(1) Many contemporary believers in eternal conscious punishment do not accept the Platonic view that souls are inherently immortal; they acknowledge that creatures exist only because God sustains them and that God can destroy both body and soul, but they insist that Scripture teaches the endless punishment of the wicked. The continued existence of condemned sinners is not the “life” which God gives only to those who are reconciled with him, but that does not mean that the wicked are annihilated.
(2) Scripture speaks of the punishment of the wicked as being of the same duration as the blessing of the righteous, i.e., eternal (aionios), or forever and ever (Is 33:14; 66:24; Jer 17:4; Mt 18:8; 25:41,46; Mk 9:43-48; 2 Thess 1:9; Jude 7; Rev 14:11; 20:10), and nothing in the context of these passages indicates that the word “eternal” has a different meaning in the two cases.
(3) In response to the charge that endless punishment would be an infinite penalty for a finite sin, the point made above to universalists applies again, but traditionalists also observe that sinners continue to be consciously punished because they continue to rebel against God or because they are not repentant, even when they are subdued.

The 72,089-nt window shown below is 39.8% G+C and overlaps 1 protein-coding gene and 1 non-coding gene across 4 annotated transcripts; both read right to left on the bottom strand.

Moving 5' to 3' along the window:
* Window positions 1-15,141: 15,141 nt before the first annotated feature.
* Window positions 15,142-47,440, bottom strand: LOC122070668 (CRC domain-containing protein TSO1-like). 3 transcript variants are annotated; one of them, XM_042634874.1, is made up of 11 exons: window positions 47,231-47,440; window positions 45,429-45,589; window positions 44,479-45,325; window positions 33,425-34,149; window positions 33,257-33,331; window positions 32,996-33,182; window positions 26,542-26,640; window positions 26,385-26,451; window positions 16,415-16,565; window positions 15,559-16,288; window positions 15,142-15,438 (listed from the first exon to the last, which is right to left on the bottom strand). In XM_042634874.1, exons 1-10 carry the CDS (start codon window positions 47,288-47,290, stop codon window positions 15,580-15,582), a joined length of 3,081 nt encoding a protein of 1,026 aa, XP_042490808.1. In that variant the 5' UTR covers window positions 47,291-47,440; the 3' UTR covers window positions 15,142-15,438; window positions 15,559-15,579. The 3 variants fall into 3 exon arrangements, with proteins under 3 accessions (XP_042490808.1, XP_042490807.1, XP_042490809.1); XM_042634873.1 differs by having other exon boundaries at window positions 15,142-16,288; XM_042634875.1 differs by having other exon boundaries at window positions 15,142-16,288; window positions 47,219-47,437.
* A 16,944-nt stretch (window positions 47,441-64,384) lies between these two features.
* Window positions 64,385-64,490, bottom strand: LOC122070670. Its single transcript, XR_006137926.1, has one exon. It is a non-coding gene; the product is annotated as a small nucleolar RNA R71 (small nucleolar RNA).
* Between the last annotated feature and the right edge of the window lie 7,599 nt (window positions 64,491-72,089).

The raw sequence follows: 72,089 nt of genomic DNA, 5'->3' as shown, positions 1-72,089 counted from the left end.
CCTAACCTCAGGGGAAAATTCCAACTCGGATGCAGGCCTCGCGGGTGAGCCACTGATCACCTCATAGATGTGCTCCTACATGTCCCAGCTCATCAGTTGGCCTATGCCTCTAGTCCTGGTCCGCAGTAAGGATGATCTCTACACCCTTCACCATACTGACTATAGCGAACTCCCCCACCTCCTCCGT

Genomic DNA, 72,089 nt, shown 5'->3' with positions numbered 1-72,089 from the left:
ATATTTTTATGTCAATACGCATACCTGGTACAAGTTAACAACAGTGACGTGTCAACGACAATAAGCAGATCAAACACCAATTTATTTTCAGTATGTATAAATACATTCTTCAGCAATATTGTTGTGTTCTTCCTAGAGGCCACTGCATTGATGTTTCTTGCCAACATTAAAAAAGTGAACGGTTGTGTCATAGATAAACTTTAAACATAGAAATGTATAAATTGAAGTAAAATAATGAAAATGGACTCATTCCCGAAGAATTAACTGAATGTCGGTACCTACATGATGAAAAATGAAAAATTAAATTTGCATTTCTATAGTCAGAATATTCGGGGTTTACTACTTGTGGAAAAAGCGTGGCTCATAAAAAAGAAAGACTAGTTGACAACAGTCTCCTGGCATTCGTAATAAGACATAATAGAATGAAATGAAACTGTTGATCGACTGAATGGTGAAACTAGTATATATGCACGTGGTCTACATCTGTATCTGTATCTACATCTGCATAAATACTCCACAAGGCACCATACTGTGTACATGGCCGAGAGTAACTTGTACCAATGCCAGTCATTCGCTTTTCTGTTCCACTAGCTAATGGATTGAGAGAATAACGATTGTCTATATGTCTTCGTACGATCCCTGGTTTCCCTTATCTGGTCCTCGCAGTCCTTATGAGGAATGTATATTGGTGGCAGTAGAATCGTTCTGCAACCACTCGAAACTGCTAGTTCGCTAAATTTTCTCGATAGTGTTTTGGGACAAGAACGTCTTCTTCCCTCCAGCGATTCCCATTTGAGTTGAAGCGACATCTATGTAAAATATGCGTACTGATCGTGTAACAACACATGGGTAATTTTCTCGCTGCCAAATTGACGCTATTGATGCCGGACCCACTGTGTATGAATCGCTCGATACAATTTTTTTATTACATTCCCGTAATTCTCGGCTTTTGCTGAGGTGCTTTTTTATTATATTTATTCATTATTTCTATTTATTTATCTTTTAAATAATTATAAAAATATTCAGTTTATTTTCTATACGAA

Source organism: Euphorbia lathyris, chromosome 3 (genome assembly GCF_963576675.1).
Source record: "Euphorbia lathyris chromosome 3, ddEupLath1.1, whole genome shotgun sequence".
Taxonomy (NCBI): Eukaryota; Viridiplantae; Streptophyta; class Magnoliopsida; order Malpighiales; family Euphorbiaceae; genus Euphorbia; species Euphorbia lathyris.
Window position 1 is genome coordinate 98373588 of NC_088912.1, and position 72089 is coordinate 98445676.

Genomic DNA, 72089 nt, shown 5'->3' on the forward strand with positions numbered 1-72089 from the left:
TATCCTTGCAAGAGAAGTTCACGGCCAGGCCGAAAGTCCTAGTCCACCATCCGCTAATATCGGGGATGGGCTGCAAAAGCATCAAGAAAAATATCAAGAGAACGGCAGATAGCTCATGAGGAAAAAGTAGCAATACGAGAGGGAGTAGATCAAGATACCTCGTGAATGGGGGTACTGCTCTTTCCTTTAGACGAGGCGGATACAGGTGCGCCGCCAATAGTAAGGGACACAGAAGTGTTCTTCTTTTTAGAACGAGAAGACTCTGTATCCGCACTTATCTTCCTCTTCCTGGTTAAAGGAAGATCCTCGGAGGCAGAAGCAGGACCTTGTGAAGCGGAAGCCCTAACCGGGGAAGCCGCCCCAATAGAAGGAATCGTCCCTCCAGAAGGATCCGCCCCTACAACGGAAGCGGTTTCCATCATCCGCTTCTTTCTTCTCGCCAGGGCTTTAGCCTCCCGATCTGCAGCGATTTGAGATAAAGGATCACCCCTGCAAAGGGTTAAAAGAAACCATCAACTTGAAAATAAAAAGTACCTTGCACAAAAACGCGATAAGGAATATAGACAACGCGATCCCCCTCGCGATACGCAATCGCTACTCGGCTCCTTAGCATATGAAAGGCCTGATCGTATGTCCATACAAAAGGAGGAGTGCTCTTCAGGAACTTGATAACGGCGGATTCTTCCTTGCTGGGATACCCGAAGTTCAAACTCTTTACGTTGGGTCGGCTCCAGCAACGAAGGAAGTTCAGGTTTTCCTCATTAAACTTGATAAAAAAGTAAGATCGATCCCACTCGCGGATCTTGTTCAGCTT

(4) The goodness and love of God are not compromised by his holiness and the exercise of his justice. It is because God is eternal that our experience of his love, either as fellowship or as wrath, lasts forever (Rev 4:9, cf. Rom 14:11).
(5) An exegetical problem occurs when annihilationists force a chronological lapse of time into New Testament passages in order to make a distinction between passages that speak of punishment and those which speak of destruction, which would allow for a time of suffering prior to annihilation.
(6) The terms translated “destroy” (apollumi, olethros, phtheiro)4 do not necessarily indicate annihilation, although it is a possibility in some instances. Even in the instances when “eternal” has a qualitative rather than a temporal sense, referring to destruction that lasts “for an age,” the age referred to is the age to come, which has no end.
(7) In regard to death being “no more” (Rev 21:4), the point is that death is now outside the new heavens and new earth, thrown into the lake of fire and not a part of the creation that replaces the old creation in which death is so large a factor since sin.
(8) As to the final victory of God, the comments above in response to universalism also address the annihilationist concerns. (375-76)